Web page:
We did become friends. We took trips to downtown LA where he showed me the jewelry markets and the garment district and the delis where he hung out and had used. We sat in the balcony of a deli and watched the downtown dope fiends score from an old addict at a table on the first floor. He bought me single flowers from street vendors. He told me about shooting dope in the Bronx tenements and I told him about my years working the streets of Oakland in my teens and early twenties. We met at the NA fundraisers—the dances, the picnics. We hit meetings and spent a few afternoons lying on pillows on the living room floor at my house, listening to classic R&B, necking like high-school dropouts. We molded together, his hands on my breasts, my cooch scorched hard against his leg, kisses clean, deep and thrusting. I didn’t sleep with him, but it didn’t stop me from attaching and secretly hoping he would stay clean. I began to imagine a life we might construct.
He got out of Cri-Help and began to get some clean time. I was counting the days until he had a year. Although I held back physically, in my mind, Robert was my man. Just because we hadn’t slept together didn’t make it any less.
One night about 2 a.m., my phone rang. “Hello,” I answered sleepily. It was Robert and he was in a phone booth in downtown LA. “Come get me,” he insisted. His usually smooth voice was harsh and different.
“What are you doing down there?” I asked him, trying to wake up yet hoping I was dreaming.
He gave me some odd, rambling explanation. Some men were looking for him and couldn’t I just stop asking questions and come give him a ride because he couldn’t leave the phone booth until I arrived.
In the daylight at its best LA’s Skid Row scared me. I’d been down to speak at a midnight meeting once at Christmastime and it looked like a scene from Road Warrior, men standing around burning barrels and homeless dope fiends and bums shouting and running and fighting. There was no way I was driving there alone at that hour. Robert got himself into it and he could damn well get himself out.
“Call your sponsor,” I said, and hung up. I lay awake until dawn thinking about him.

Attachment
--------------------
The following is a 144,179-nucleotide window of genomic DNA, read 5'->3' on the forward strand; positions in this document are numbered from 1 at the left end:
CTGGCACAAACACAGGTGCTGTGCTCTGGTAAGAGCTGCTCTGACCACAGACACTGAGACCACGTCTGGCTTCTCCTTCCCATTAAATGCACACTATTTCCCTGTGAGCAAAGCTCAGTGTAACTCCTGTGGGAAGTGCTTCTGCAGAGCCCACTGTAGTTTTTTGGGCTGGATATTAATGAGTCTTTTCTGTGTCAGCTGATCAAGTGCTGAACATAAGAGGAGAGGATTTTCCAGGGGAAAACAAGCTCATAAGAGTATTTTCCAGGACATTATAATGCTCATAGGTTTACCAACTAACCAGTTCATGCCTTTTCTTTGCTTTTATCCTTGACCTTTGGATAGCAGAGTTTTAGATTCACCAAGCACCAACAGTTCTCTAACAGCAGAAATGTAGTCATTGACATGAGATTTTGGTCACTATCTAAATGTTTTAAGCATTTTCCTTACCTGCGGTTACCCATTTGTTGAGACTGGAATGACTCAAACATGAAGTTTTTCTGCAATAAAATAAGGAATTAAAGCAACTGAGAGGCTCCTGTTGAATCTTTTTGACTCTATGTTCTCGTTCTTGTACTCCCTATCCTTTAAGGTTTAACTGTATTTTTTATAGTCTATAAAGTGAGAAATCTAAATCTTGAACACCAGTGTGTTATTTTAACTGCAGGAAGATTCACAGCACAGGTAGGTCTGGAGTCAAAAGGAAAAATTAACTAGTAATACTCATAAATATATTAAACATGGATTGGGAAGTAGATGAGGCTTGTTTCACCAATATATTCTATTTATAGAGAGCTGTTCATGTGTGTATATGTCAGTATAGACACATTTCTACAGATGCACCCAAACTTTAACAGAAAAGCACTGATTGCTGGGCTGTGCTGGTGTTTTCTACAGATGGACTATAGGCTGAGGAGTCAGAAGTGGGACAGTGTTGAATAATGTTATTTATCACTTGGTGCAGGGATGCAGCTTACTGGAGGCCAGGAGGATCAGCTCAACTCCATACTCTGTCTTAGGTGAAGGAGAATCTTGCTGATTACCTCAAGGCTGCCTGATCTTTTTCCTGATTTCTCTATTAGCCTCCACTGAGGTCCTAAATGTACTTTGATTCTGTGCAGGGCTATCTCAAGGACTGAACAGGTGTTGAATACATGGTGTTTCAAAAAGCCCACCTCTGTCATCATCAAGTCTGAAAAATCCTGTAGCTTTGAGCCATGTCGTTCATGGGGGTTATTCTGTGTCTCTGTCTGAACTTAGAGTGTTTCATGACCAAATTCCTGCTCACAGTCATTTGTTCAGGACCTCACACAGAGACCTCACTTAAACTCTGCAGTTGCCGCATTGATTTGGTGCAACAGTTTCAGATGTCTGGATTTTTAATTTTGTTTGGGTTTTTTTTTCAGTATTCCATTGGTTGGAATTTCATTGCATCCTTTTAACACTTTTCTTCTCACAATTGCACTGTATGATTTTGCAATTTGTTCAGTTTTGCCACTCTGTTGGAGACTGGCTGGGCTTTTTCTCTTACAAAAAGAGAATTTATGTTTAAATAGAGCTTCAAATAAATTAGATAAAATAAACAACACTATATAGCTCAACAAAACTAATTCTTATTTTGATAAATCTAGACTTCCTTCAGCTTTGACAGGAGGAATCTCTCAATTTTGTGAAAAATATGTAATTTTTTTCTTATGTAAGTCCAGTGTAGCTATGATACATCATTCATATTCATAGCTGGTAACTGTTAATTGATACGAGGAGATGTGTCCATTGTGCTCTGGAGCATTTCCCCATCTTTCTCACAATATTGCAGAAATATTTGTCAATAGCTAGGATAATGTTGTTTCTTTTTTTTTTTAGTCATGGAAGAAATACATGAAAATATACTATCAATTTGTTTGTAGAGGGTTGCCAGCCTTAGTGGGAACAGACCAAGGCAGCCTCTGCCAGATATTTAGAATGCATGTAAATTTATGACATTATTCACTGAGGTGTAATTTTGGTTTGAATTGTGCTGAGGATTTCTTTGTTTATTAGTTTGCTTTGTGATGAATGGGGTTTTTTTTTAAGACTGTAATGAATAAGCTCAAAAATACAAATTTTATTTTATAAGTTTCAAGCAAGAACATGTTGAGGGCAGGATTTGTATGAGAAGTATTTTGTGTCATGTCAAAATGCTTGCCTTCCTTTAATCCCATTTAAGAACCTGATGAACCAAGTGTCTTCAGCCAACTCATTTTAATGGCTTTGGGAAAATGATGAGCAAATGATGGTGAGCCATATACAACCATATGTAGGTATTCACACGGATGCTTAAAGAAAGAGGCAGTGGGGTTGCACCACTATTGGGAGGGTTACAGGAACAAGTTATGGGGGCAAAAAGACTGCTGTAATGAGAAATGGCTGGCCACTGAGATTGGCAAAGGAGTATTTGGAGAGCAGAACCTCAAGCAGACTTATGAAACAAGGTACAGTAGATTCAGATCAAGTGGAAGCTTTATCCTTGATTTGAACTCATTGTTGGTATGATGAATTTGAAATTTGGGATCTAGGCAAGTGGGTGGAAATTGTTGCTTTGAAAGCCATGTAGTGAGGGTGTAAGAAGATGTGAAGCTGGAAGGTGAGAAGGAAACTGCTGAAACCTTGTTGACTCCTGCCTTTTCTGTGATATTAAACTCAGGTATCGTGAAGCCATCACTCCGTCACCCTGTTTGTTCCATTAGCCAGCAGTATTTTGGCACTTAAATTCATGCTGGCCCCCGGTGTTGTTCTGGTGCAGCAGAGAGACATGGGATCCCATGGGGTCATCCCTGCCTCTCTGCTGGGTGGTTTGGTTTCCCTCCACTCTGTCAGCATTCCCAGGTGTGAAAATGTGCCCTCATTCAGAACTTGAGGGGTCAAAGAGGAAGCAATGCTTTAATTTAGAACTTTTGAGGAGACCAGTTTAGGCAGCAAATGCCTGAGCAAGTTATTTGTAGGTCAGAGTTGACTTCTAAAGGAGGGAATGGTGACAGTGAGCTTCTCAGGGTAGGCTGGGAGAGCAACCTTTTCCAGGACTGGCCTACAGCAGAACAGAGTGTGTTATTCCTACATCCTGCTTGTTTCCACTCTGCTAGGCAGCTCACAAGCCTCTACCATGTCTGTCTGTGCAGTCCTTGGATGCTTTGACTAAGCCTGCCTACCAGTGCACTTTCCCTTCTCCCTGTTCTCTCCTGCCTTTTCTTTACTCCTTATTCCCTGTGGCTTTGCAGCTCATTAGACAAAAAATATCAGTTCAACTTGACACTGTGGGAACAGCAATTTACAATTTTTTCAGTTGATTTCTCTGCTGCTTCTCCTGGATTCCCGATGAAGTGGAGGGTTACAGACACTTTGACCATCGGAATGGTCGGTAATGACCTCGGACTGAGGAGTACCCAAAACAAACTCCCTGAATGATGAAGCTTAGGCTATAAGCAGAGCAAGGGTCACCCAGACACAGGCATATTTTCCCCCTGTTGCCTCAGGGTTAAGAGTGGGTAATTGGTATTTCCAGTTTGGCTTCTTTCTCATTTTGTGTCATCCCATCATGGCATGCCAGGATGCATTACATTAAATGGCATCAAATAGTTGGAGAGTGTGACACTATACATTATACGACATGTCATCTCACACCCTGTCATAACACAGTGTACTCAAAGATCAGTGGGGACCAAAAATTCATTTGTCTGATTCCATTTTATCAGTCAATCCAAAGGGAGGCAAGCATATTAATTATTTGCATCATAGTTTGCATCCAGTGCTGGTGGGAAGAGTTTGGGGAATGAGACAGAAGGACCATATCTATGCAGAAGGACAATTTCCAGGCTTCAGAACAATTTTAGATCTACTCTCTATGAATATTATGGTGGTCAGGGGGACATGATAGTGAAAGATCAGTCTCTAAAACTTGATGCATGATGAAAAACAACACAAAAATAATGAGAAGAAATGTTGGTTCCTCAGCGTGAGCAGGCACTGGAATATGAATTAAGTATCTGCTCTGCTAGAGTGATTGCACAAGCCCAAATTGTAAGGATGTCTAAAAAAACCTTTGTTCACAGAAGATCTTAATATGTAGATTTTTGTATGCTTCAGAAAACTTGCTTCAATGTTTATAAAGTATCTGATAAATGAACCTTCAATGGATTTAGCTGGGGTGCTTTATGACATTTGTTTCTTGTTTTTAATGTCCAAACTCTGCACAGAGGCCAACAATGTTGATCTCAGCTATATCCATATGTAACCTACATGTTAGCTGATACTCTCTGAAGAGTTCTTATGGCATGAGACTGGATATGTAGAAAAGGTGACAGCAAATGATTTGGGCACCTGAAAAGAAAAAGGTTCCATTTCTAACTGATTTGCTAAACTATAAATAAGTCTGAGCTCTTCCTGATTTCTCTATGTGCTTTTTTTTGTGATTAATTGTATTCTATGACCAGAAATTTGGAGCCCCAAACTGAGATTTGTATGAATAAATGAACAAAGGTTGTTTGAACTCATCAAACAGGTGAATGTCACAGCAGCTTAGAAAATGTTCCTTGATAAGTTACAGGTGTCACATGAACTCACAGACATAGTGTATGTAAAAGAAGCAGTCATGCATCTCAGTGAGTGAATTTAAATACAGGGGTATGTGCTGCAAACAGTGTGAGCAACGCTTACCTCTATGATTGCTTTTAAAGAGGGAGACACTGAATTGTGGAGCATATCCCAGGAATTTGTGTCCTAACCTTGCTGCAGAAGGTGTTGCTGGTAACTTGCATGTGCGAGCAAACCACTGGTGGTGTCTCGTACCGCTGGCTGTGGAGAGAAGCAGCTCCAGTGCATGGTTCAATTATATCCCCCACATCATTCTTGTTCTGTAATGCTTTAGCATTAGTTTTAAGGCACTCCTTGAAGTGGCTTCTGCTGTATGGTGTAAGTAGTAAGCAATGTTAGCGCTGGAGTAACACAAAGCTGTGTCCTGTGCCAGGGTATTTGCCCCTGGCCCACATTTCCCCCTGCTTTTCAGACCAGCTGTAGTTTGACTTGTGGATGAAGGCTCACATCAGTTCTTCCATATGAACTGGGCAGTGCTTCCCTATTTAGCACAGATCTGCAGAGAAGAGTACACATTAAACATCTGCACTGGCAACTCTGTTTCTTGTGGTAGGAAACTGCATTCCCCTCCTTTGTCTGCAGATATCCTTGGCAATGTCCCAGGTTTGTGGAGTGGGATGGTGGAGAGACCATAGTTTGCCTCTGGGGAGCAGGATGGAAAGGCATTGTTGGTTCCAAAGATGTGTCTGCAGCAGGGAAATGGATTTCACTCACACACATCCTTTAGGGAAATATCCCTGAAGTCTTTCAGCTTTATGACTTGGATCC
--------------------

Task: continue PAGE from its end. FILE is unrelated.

Robert was on a run and from what I heard from his sponsor, it never got any better than that night. I didn’t hear from him for months, only about him from his sponsor or one of my girlfriends telling me the 411. My life continued without a hiccup with work and meetings. My heart, though badly bruised, was not broken. I felt relieved that I hadn’t slept with him.
Months later, Robert called me. He was in the Veteran’s Hospital in Sepulveda. He asked me to visit him. I found his room with an oversized “Universal Precautions” sign on the door. He was lying in a hospital gown in bed looking torn up, but kicking heroin addicts always look like shit. We chatted a few minutes, I gave him some magazines and smokes I had brought, and I left. He was in and out for another year or so after that.
He got clean for a while and hooked up with a nice girl, a high-bottom addict, a beautiful young woman in her mid-twenties. He introduced me to her, asking me to give her some career advice since she worked in the same industry I did. I chatted with her and suggested some classes she might take. I never talked to her again. I did see her with him a few times at various Valley meetings. Robert and I would hug and I would smile at her and nod.
A few months later, Robert went back out. She went with him. One of my girlfriends told me that he turned her out, convincing her to turn tricks for him to support their heroin habits at the fleabag motels on Sepulveda Boulevard.
A few months later, I moved back to Oakland. I visited LA once on business, visiting a few girlfriends while I was there.
“Romy,” my friend Anne said, “I don’t know how to tell you this, but Robert is dead. He overdosed last year.”
I wasn’t surprised, but I remember I drew a sharp breath and blocked my tears. It is forever a punch in the gut when one of us dies from the disease. A 12-Step Fellowship is a tribe—we band together for our survival. When one of us dies from addiction, it’s like we’ve taken incoming for a direct hit on one of our own.